THE NHS in Scotland must adopt a radically different approach if it is to learn from medical mistakes and improve patient care, an expert says.
Professor Peter Davey, lead for clinical quality improvement at Dundee University, said a pilot study in Tayside which saw trainee doctors encouraged and supported to report errors had led to an increase in incidents flagged up so the NHS could take action to avoid mistakes being repeated.
Speaking at a conference at the Royal College of Physicians of Edinburgh today, Prof Davey will call for this approach to be repeated across Scotland.
He will say that the culture within the NHS discourages doctors from reporting errors for fear of having blame apportioned. Figures from the National Patient Safety Agency suggested that only 10-15 per cent of adverse incidents in the UK are reported by doctors.
In the Tayside study, trainee doctors were supported to report incidents and to review these with senior colleagues.
The number of incidents reported by trainees increased from five in 2005/06 to over 90 in 2011/12. Evidence suggests that an increase in adverse incidents leads to a drop in more serious errors due to people learning from the mistakes being flagged up.
Prof Davey said: “What we are talking about here is a radically different method of improving the quality of patient care.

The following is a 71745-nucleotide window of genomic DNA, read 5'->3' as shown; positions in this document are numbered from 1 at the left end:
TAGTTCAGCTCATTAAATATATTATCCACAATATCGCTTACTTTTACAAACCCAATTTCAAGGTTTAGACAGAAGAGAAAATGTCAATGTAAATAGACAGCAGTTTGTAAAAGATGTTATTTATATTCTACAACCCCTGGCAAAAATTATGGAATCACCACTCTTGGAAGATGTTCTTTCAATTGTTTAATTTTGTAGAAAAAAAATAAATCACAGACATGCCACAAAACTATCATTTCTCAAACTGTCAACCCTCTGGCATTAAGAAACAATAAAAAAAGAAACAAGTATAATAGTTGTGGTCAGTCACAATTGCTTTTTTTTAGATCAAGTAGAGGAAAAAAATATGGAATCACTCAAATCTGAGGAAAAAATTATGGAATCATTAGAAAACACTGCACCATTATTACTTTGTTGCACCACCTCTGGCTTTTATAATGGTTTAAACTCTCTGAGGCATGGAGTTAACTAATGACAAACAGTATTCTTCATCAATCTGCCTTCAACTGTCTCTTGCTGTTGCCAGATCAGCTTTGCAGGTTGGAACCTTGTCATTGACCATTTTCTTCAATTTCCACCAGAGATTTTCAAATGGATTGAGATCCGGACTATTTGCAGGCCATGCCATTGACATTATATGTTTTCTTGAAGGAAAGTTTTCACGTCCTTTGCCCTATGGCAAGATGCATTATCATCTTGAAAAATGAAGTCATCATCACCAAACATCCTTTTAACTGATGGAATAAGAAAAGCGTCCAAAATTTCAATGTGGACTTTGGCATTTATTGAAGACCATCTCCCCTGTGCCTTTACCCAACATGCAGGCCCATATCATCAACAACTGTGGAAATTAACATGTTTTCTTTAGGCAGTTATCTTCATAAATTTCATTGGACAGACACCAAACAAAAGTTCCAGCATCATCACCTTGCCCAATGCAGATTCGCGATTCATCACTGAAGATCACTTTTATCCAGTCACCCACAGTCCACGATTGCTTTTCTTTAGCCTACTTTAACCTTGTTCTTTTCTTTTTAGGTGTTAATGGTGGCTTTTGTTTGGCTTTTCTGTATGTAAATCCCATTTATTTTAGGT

“Traditionally, clinical advice has been cascaded from senior consultants down to trainee doctors and medical students and the culture within the profession and the NHS has not encouraged the open reporting of mistakes.
“This model turns this on its head and is about the tremendous positive potential for trainee-led, or bottom up, quality improvement.”
Dr Kerri Baker, chair of the Scottish Academy Trainee Doctors’ Group, added: “Today’s trainee doctors will be the consultants of tomorrow and the future of patient care in Scotland.
“As such, it is essential to instil in them the values, standards and practices that both patients and doctors aspire to for healthcare in Scotland.
“We must also aim to treat patients in a way that we would expect our own families to be treated when receiving care.”